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## Homework Statement

Let f:R→S be a homomorphism of rings. If J is an ideal in S and I={r∈R/f(r)∈J}, prove that I is an ideal in R that contains the kernal of f.

## Homework Equations

## The Attempt at a Solution

I feel like I have the problem right, but would like to have someone look over it and see if I made a assumption that I shouldn't have. Here it is below:

To show I is an ideal in R, we have two show three things:

1. We have to show that 0 is in I. f(0) = 0 since f is a homomorphism. 0 is in J since J is an ideal. This means f(0) is in J, so 0 is in I.

2. We have to show that I is closed under addition, so if we have r, s in I, then r+s is also in I.

Assume that r, s, are in I. Then by definition of I, f(r) and f(s) are in J.

If we can show that f(r+s) is in J, then by definition of I, this means that r+s is in I, so this is what we need to do.

So consider f(r+s). Since f is a homomorphism, f(r+s) = f(r) + f(s). Since f(r) is in J and f(s) is in J and J is an ideal, then f(r) + f(s) is in J. This means f(r+s) is in J.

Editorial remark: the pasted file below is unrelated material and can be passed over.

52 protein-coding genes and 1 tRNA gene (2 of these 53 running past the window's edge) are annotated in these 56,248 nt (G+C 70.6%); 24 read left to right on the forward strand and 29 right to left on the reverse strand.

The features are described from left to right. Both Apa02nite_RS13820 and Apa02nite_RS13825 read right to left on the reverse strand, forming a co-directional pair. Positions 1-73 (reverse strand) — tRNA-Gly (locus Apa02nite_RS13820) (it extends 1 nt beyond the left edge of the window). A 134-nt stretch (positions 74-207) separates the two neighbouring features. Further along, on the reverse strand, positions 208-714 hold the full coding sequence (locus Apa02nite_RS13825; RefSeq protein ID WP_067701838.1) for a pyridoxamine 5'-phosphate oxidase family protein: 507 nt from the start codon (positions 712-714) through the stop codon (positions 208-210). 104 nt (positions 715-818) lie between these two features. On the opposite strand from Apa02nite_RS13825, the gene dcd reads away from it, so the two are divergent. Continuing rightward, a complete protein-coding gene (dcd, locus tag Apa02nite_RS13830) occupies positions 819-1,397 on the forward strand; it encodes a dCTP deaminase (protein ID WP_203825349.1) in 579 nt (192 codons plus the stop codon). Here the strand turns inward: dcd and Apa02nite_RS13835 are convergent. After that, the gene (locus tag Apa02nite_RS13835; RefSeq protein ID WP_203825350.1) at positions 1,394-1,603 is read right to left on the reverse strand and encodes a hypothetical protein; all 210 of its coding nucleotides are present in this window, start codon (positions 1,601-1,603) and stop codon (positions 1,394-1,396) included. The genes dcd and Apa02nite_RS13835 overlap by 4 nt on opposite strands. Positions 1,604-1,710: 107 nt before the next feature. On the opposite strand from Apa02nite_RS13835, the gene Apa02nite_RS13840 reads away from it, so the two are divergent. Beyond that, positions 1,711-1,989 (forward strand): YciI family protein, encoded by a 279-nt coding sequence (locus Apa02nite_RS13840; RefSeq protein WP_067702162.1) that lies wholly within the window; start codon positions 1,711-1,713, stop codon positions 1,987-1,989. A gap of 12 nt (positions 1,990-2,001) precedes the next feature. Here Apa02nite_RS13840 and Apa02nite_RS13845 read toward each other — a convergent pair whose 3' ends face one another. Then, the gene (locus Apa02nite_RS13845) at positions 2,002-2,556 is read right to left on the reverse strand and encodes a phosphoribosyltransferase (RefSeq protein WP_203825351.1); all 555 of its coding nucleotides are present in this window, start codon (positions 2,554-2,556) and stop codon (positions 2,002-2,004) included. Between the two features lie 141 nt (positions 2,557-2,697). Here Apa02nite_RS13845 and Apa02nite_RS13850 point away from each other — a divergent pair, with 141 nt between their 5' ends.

So r+s is in I, which is what we needed to show.

3. We have to show that I is closed under multiplication by elements of R, so if we have r in R and s in I, then rs is also in I.

Assume that r is in R and s is in I. If we can show that f(rs) is in J, then by definition of I, this means that rs is in I.

So consider f(rs). Since f is a homomorphism, f(rs) = f(r)f(s). Since s is in I, then f(s) is in J. Since J is an ideal, then it is closed under multiplication by elements of R, and f(r) is in R, so f(r)f(s) is in J. Thus, f(rs) is in J.

So rs is in I, which is what we needed to show.

This means that I is an ideal in R. We still need to show that I contains the kernel of f. The kernel of f are the elements {x in R | f(x) = 0}. Consider x in ker f. Then f(x) = 0. Since J is an ideal, 0 is in J, so f(x) is in J. Then, by definition, x is in R, so R contains ker f.